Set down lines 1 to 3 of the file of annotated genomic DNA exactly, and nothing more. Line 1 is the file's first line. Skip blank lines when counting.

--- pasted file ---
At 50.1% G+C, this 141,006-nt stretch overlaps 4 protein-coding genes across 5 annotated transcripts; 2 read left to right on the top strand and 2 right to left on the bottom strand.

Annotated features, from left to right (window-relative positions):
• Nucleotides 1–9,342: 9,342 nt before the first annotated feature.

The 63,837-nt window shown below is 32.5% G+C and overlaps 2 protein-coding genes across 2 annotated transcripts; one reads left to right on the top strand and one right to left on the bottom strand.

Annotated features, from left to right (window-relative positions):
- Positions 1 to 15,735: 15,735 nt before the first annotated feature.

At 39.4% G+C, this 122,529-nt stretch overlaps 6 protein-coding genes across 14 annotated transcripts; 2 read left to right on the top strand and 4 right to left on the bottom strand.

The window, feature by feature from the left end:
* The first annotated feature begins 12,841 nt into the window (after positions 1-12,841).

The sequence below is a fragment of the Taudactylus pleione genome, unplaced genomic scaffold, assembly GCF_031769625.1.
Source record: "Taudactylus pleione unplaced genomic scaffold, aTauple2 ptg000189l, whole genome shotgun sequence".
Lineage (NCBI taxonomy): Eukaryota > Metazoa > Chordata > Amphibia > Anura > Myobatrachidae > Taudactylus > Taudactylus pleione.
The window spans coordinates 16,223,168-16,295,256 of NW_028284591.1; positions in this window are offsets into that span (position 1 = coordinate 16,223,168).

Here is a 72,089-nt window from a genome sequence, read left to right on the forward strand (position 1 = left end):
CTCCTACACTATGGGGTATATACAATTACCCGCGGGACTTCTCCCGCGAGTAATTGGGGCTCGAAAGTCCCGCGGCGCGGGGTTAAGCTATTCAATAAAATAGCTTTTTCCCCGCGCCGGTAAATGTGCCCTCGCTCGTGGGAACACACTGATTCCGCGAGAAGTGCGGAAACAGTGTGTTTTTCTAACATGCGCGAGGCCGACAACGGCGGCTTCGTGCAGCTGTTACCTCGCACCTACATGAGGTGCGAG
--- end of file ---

At 50.1% G+C, this 141,006-nt stretch overlaps 4 protein-coding genes across 5 annotated transcripts; 2 read left to right on the top strand and 2 right to left on the bottom strand.

Annotated features, from left to right (window-relative positions):
• Nucleotides 1–9,342: 9,342 nt before the first annotated feature.